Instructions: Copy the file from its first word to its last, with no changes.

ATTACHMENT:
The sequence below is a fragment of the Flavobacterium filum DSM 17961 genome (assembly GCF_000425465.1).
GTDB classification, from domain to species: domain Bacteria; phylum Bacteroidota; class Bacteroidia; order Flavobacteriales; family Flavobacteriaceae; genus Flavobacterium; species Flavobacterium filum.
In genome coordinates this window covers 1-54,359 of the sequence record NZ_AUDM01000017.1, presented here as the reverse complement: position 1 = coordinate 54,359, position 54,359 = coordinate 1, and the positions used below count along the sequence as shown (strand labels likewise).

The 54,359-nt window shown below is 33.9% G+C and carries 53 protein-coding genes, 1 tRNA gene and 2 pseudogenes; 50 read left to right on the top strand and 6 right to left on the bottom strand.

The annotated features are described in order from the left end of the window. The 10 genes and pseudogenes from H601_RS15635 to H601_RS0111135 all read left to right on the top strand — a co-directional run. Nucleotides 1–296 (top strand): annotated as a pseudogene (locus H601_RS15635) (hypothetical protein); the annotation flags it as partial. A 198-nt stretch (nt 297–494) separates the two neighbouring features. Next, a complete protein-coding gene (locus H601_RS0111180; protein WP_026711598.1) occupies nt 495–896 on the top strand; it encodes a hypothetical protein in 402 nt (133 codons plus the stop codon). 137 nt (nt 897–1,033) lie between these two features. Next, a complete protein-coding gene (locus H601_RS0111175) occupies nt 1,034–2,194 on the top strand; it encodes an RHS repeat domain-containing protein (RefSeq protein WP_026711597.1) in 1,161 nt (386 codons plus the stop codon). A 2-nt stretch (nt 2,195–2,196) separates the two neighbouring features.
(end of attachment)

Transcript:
The sequence below is a fragment of the Flavobacterium filum DSM 17961 genome (assembly GCF_000425465.1).
GTDB classification, from domain to species: domain Bacteria; phylum Bacteroidota; class Bacteroidia; order Flavobacteriales; family Flavobacteriaceae; genus Flavobacterium; species Flavobacterium filum.
In genome coordinates this window covers 1-54,359 of the sequence record NZ_AUDM01000017.1, presented here as the reverse complement: position 1 = coordinate 54,359, position 54,359 = coordinate 1, and the positions used below count along the sequence as shown (strand labels likewise).

The 54,359-nt window shown below is 33.9% G+C and carries 53 protein-coding genes, 1 tRNA gene and 2 pseudogenes; 50 read left to right on the top strand and 6 right to left on the bottom strand.

The annotated features are described in order from the left end of the window. The 10 genes and pseudogenes from H601_RS15635 to H601_RS0111135 all read left to right on the top strand — a co-directional run. Nucleotides 1–296 (top strand): annotated as a pseudogene (locus H601_RS15635) (hypothetical protein); the annotation flags it as partial. A 198-nt stretch (nt 297–494) separates the two neighbouring features. Next, a complete protein-coding gene (locus H601_RS0111180; protein WP_026711598.1) occupies nt 495–896 on the top strand; it encodes a hypothetical protein in 402 nt (133 codons plus the stop codon). 137 nt (nt 897–1,033) lie between these two features. Next, a complete protein-coding gene (locus H601_RS0111175) occupies nt 1,034–2,194 on the top strand; it encodes an RHS repeat domain-containing protein (RefSeq protein WP_026711597.1) in 1,161 nt (386 codons plus the stop codon). A 2-nt stretch (nt 2,195–2,196) separates the two neighbouring features.